With a little understanding of where the pitfalls are, and how temptation is likely to disguise itself and why, you can really make a difference this time. Knowledge is power; always has been and always will be. There are lots of tips, tricks and hacks you can use to your advantage this time, if you really, really want to affect a change in your life, here is another helpful mindset resource you might find interesting: Focus: Don't Break The Chain.


Can you visualise coming home from work, college, shopping, wherever? You go into your bedroom and start removing your clothes, to change into something more comfortable. Take a moment to think about the process of unbuttoning, unzipping and stepping out of one set of clothes, before putting on a different set of clothes. Can you "see" it? Relatively easy for the majority of us, I think.

Now what I'm suggesting you try, if you're willing and able, is to use this visualisation for changing the aspects of yourself you wish to improve upon. For example: if you want to lose weight, visualise yourself as you currently are and decide you're going to change. Imagine unzipping yourself out of this heavier version of yourself and leaving the excess fat suit crumpled on your bedroom floor. Now select the leaner, healthier version of yourself from your wardrobe, and zip yourself into that. The only thing is, once you've stepped into your Lean Body, there is absolutely, definitely no room for cake, pizza or alcohol. Besides, you don't want to corrupt or infect your super new fit, lean, and healthy body with the dirty, empty calories, fat, and toxins from your old lifestyle decisions, do you?

This principle works across the board. If you don't have an abundance of self-confidence, but need to perform well at a job interview, step into your Confidence Suit - even if it's only for a little while (to begin with), it'll be just enough time to get you the job. If you're a bugger for succumbing to distractions at work, which limits your productivity, select a Self-Discipline Suit - if only for the one day at a time. The more you practice this visualisation. and the more time you spend in your Confidence Suit, the more quickly you will become genuinely confident, because those thought and behaviour patterns will become second nature. You must BE the energy you wish to attract.

As Henry Ford famously said: "Whether you think you can, or whether you think you can't, you're right!" You become what you repeatedly think about - good or bad, so for the love of custard start choosing the good, strong, powerful and positive! Be highly selective in what you tell yourself, because you are listening. Negative self-talk can hobble you before you even start, so banish it, refuse to think it. When you start talking yourself down, in negative words and tone, stop, acknowledge what you're doing and course correct. Apologise to yourself (as you would your best friend) for being so mean and then reframe and rephrase your appraisal of yourself and the situation, taking more self-care as you go. If you wouldn't speak to your best friend in such a manner, why would you heap such crap upon yourself?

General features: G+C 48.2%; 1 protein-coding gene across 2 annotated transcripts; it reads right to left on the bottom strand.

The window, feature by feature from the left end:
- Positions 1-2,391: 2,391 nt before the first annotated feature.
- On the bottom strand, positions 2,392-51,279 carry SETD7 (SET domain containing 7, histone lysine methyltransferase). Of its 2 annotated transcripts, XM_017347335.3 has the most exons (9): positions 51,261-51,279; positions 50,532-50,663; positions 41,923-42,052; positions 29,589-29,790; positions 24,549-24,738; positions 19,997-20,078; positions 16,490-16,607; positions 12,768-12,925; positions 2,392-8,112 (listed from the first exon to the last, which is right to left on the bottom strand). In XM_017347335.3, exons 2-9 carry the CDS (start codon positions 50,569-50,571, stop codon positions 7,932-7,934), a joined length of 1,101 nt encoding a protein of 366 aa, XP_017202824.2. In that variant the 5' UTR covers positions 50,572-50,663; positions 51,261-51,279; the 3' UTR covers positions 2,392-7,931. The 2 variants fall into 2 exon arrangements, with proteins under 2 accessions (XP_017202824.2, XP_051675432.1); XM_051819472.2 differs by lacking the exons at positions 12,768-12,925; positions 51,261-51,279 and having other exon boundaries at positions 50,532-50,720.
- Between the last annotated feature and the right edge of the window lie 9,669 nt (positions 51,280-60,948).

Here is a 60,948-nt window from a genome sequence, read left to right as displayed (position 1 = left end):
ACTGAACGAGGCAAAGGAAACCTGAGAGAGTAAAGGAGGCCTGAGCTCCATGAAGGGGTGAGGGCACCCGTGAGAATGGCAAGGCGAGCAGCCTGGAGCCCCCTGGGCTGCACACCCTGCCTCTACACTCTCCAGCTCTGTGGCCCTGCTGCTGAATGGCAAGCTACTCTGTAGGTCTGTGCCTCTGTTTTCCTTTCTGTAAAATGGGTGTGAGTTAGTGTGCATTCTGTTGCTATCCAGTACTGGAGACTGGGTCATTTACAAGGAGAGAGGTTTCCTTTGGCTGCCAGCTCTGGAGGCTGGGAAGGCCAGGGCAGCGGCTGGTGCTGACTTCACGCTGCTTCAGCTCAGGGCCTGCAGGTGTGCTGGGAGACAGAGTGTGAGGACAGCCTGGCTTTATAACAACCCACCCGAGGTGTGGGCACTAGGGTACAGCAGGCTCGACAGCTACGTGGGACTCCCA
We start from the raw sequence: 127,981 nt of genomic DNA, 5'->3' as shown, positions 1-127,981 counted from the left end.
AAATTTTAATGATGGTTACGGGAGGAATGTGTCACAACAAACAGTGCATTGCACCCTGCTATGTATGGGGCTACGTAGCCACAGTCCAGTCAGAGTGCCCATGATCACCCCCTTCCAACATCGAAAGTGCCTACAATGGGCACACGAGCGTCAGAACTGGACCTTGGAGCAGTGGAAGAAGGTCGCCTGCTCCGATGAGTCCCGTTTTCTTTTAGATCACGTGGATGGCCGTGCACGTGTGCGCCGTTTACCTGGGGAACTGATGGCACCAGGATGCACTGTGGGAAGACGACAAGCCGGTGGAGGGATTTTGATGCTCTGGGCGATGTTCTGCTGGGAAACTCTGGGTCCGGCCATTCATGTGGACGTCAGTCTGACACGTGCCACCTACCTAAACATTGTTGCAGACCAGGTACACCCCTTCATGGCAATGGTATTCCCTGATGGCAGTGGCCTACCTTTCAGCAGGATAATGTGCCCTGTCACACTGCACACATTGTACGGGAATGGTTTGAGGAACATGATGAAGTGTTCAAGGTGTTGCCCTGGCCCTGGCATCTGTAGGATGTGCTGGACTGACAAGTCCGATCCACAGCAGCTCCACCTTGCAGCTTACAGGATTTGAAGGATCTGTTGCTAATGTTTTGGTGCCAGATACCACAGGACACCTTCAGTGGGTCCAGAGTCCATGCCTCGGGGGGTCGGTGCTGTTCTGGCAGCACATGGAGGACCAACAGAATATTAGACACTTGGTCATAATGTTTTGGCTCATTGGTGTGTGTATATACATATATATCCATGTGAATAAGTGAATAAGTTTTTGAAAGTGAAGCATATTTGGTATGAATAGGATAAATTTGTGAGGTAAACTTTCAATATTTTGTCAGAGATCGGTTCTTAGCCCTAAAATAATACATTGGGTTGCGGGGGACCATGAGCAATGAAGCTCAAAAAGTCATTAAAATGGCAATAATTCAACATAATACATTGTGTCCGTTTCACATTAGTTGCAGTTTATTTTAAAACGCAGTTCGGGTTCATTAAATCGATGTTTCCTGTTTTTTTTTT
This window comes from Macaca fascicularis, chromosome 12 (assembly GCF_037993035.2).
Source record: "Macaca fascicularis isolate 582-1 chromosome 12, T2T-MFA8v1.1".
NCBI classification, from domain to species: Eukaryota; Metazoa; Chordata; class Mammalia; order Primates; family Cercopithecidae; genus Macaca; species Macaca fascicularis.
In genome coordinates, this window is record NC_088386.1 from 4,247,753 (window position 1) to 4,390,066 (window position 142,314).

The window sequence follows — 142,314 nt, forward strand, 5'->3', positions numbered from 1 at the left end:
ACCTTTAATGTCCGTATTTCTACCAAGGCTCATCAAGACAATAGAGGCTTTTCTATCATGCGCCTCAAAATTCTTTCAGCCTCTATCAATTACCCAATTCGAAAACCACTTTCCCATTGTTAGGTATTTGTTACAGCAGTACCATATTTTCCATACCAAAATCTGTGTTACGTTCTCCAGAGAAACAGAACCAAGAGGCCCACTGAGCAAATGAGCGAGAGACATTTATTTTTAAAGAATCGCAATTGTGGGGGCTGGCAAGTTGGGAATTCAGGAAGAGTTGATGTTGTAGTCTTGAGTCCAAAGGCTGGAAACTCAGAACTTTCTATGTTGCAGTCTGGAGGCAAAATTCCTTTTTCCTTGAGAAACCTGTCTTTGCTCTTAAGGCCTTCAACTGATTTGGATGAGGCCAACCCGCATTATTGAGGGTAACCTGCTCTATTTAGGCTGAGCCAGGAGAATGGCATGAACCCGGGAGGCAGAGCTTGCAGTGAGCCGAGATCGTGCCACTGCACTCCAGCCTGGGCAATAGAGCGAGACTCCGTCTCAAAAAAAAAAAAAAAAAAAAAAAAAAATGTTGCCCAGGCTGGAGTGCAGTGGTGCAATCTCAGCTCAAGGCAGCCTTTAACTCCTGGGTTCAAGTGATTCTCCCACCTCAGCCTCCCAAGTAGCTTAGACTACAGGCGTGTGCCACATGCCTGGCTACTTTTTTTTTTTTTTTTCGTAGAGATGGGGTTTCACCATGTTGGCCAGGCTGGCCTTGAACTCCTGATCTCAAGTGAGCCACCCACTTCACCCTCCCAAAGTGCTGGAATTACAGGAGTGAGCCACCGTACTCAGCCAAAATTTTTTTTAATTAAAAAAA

If you have been hypercritical of yourself for all of these years and it hasn't helped you become who you want to be, what do you have to lose by taking more self-care of yourself and seeing where that takes you?

If this current version of you isn't working for you any more, if you've outgrown outdated attitudes and behaviours, change them! Step out of the old version of you, and step into a new and improved version. Zip yourself into the person you want to be, be it leaner, stronger, more educated, more productive, more successful, or happy. It's a choice you get to make, and it all starts in your mind. We update our phones more than we update our own operating systems, why is that? You are allowed to reboot yourself whenever, and as often, as you want to - go for it! If you fall off "the wagon" today just chalk it up to a temporary lapse and start again immediately; don't quit altogether!

Reveal your new self. What does s/he look like, sound like? How does s/he stand, speak, listen, think and behave? What kind of people would your new self attract into their world, and where would those people be found? What positive and success-generating habits does your new, fabulous self maintain? How does your new self make decisions, now that your operating system has been updated? What bugs and fixes have been addressed?

Just remember that willpower isn't actually all that powerful, and weakens the more you use it, so don't use it all up by having to avoid all the things you mindlessly keep exposing yourself to (e.g.: a freezer full of ice cream - stop buying it). The change you seek is possible, but willpower alone is not enough, so set yourself up with success-generating habits and strategies, and most importantly, visualise yourself as already having achieved your goal. These actions do need to be repeated constantly. Zig Ziglar once said: "People often say that motivation doesn't last. Well neither does bathing, that's why we recommend it daily". You can't wish for it, you have to work for it, but it all starts in your head.

If you'd like me to help you and accompany you on this journey, please don't hesitate to get in touch. Good luck!